(336a) Cross-Scale Validation and Evaluation of Wurster Coating Processes

Authors: 
Forgber, T., Research Center Pharmaceutical Engineering GmbH
Madlmeir, S., )Research Center Pharmaceutical Engineering GmbH
Trogrlic, M., Research Center Pharmaceutical Engineering GmbH
Kape, A., Glatt. Integrated Process Solutions
Doshi, P., Worldwide Research and Development, Pfizer Inc.
Carmody, A., Worldwide Research and Development, Pfizer Inc.
Sarkar, A., Worldwide Research and Development, Pfizer Inc.
Khinast, J. G., Graz University of Technology
Jajcevic, D., Research Center Pharmaceutical Engineering
Contreras, L., Worldwide Research and Development, Pfizer Inc., Sandwich, Kent, UK
The Wurster process is of major interest throughout the pharmaceutical industry and is commonly used to modify the release rate or the taste of granulated beads. The coating process takes place in the Wurster tube, in which the particles are transported centrally upwards followed by a fountain region and subsequent downwards movement outside the tube. The beads are gathered in the downbed region before transported through the Wurster tube again. Thus, the particle flow resembles a torus-shaped recirculation pattern.

Due to various equipment scales and complex thermal effects, a process transfer, e.g., from lab to production scale, might be challenging. Furthermore, several combinations of operating conditions can lead to similar outcome in terms of thermodynamic behavior. Basic scale-up routines rely on the scaled mass flow through the bottom plate with correction factors for batch mass, distribution plate and process time. Nevertheless, they neglect differences with respect to the specific coating solvent, thermal operating conditions and particle trajectories (i.e., cycle and residence times).

Due to the complexity of the process, recent numerical investigations were limited to simplifications regarding geometry, batch size or spray modeling (see e.g. Askarishahi et al. [1] and Pietsch et al. [2]). To our knowledge, also the direct comparison between different real scale application devices has not been demonstrated before.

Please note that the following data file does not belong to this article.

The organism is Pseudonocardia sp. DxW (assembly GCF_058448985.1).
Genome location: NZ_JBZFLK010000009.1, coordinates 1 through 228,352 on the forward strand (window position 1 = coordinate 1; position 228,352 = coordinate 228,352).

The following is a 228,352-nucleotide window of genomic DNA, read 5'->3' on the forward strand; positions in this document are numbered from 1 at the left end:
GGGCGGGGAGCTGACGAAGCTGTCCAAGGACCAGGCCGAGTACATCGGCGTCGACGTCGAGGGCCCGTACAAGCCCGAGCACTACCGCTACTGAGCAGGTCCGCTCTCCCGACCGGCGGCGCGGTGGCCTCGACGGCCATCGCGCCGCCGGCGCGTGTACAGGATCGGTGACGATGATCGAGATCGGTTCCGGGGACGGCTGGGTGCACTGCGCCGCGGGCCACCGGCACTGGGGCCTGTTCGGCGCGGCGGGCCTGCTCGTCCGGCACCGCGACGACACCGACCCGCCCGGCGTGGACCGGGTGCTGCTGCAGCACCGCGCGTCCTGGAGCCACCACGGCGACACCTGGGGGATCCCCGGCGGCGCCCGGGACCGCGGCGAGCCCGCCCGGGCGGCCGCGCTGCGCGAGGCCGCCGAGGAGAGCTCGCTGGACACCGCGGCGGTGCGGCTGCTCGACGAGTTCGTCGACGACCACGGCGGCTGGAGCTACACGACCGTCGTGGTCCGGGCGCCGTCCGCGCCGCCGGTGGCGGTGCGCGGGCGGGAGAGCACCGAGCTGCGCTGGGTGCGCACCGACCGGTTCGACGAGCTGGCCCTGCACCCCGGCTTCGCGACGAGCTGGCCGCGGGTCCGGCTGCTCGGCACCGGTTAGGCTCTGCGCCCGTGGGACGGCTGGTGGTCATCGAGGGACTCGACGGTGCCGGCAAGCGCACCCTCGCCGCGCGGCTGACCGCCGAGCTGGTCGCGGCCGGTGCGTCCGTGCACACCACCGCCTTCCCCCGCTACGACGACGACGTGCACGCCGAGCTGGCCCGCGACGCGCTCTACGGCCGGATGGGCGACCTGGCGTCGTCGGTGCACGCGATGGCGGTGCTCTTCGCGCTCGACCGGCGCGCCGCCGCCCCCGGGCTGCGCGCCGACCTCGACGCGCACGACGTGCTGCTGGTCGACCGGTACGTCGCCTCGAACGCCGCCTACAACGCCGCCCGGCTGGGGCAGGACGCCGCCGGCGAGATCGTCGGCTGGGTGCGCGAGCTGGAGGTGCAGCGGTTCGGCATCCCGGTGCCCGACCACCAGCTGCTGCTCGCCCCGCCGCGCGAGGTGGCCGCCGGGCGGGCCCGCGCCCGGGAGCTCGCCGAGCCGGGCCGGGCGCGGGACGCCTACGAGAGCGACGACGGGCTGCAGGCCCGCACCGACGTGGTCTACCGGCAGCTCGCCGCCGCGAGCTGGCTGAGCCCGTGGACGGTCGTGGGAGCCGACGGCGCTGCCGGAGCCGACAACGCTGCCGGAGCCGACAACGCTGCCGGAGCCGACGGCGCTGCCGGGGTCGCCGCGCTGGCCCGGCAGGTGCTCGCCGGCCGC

In our work a CFD-DEM framework is presented where a commercial code XPS (eXtended Particle System) is used for the DEM simulation and is coupled to AVL-FIRETM for the CFD simulation. Both implement state-of-the-art models for fully coupled momentum, heat and mass exchange. For the lab scale, a numerical model of the Glatt GPCG-2 is built, whereas for the production scale, the Glatt GPCG-30/60 Wurster coater is used. Most importantly, we aim for a novel view on the scale up between the two devices. This is based on (i) particle trajectories, (ii) particle temperature distribution and (iii) drying times. All numerical analysis are validated with large scale experiments and performed at both scales which enables a direct comparison.

[1] M. Askarishahi, S. Mohammadsadegh, S. Radl. Full-Physics Simulations of Spray-Particle Interaction in a Bubbling Fluidized Bed. AIChE Journal, 63(7), 2569-2587, 2017.

[2] S. Pietsch, S. Heinrich, K. Karpinski, M. Müller, M. Schönherr, F. Kleine Jäger. CFD-DEM modeling of a three-dimensional prismatic spouted bed. Powder Technology, 316, 245-255, 2017.